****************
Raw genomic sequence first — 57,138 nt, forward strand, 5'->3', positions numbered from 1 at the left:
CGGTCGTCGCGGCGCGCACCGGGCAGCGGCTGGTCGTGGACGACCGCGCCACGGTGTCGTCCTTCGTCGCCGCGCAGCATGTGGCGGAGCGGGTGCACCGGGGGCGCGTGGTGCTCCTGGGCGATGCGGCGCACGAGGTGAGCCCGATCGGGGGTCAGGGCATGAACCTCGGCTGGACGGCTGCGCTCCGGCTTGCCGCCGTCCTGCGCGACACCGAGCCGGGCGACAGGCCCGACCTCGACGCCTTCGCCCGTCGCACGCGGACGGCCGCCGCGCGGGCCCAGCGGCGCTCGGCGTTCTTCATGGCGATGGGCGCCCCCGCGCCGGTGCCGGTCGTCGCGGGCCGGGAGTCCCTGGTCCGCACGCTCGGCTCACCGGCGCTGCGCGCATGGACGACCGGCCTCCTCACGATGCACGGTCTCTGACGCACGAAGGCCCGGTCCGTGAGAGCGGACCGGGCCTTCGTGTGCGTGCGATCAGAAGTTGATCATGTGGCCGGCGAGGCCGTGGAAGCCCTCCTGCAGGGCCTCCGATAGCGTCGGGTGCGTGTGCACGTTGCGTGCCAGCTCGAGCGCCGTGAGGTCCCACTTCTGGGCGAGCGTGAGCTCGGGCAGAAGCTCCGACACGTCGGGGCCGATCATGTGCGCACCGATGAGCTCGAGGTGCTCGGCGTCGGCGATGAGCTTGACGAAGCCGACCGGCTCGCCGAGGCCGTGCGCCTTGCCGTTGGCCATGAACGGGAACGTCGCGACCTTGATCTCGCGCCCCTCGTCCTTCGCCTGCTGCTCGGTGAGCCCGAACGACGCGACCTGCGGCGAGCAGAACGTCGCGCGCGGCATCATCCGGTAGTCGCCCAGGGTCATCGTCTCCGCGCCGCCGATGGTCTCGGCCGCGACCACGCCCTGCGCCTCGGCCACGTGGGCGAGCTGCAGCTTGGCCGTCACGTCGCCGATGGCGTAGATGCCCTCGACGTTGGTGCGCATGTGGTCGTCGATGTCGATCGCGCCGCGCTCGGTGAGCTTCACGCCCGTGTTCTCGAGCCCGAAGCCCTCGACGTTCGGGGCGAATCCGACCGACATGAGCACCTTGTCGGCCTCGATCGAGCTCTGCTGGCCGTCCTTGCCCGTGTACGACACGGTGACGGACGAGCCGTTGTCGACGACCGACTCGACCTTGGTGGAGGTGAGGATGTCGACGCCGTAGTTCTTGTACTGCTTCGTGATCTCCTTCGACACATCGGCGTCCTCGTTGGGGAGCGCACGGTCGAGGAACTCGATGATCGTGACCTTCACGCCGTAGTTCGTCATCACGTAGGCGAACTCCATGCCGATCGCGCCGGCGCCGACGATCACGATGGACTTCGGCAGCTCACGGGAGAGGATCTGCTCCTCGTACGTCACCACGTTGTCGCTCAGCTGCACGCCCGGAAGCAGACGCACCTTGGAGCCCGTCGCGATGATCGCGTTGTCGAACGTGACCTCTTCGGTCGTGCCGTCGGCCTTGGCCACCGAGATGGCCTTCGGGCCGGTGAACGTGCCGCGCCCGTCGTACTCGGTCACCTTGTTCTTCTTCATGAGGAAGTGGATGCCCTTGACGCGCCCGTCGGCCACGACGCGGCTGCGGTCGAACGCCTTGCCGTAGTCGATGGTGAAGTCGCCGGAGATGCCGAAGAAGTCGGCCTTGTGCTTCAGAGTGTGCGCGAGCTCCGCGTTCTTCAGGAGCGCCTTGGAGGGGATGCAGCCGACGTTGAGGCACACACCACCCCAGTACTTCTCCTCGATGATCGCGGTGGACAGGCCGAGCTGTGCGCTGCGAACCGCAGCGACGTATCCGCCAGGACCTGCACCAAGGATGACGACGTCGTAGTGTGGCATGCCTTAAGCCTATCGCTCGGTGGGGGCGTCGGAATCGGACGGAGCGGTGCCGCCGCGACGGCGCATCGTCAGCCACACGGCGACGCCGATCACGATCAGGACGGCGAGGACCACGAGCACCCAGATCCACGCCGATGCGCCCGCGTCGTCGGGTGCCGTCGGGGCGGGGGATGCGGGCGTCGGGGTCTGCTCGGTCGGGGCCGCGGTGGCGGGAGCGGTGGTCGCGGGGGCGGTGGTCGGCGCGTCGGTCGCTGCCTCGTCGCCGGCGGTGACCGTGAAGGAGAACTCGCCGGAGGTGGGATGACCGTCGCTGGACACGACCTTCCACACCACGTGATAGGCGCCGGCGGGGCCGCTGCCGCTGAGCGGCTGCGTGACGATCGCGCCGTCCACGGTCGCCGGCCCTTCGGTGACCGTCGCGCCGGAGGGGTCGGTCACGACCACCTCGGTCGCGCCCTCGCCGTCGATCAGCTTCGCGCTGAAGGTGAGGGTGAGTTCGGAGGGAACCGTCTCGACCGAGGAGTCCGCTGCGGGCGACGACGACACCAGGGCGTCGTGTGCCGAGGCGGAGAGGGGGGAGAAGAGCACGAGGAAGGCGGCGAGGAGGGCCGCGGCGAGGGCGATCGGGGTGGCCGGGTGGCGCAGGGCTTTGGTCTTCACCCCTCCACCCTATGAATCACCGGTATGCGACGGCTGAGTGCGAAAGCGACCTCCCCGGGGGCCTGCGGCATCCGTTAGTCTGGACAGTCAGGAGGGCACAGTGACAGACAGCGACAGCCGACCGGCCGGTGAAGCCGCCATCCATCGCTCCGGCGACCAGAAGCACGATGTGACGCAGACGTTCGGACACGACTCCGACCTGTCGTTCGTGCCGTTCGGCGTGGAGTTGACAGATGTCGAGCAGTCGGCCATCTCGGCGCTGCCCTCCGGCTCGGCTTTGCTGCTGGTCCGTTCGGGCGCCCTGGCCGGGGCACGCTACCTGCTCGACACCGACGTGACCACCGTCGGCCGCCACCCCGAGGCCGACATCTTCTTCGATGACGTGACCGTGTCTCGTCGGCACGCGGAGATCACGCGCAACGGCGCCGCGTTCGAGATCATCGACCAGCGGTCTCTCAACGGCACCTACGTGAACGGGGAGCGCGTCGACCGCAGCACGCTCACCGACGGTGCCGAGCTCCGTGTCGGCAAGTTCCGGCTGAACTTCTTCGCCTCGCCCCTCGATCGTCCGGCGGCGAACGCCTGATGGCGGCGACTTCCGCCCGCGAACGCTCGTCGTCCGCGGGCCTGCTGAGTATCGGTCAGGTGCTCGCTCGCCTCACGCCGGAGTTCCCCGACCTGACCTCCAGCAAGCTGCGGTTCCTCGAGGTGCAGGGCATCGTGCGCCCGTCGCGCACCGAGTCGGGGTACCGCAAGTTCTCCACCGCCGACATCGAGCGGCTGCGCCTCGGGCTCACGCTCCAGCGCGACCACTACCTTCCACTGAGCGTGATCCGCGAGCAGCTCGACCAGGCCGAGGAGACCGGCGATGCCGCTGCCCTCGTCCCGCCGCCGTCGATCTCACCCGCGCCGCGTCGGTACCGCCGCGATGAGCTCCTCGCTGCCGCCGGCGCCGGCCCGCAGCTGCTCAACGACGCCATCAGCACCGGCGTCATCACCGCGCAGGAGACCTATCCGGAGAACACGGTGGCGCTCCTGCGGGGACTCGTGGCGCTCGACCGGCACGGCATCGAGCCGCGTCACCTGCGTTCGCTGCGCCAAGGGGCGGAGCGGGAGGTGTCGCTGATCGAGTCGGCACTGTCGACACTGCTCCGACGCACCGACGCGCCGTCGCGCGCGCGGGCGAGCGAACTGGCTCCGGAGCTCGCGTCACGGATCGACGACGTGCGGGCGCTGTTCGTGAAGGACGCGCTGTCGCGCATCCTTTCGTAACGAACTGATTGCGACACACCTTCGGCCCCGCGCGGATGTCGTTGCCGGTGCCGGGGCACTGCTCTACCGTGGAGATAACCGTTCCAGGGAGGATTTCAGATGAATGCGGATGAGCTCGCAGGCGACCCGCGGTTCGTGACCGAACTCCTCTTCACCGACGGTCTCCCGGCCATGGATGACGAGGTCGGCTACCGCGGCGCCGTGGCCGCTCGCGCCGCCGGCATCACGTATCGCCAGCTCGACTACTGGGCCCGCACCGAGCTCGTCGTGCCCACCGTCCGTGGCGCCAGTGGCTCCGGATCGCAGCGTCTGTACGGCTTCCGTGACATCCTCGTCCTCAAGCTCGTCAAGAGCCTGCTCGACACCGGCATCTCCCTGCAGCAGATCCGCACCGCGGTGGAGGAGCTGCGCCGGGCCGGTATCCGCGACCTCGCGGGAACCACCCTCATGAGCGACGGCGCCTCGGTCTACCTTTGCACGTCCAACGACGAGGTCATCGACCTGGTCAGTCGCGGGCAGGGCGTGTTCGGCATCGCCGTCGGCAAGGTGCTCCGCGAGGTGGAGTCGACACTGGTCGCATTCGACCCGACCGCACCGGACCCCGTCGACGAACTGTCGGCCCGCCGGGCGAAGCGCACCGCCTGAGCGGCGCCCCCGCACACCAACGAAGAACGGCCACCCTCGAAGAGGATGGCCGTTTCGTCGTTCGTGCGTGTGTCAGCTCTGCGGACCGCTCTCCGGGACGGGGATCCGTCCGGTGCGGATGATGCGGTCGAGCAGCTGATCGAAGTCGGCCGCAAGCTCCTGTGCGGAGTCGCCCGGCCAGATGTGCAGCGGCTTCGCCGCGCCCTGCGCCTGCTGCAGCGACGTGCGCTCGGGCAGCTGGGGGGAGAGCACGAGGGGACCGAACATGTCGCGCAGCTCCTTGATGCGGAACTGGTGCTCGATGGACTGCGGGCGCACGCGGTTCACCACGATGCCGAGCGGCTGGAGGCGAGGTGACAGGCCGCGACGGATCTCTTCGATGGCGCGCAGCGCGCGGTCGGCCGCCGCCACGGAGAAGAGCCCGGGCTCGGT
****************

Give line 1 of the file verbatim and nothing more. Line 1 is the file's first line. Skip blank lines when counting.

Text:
Raw genomic sequence first — 57,138 nt, forward strand, 5'->3', positions numbered from 1 at the left: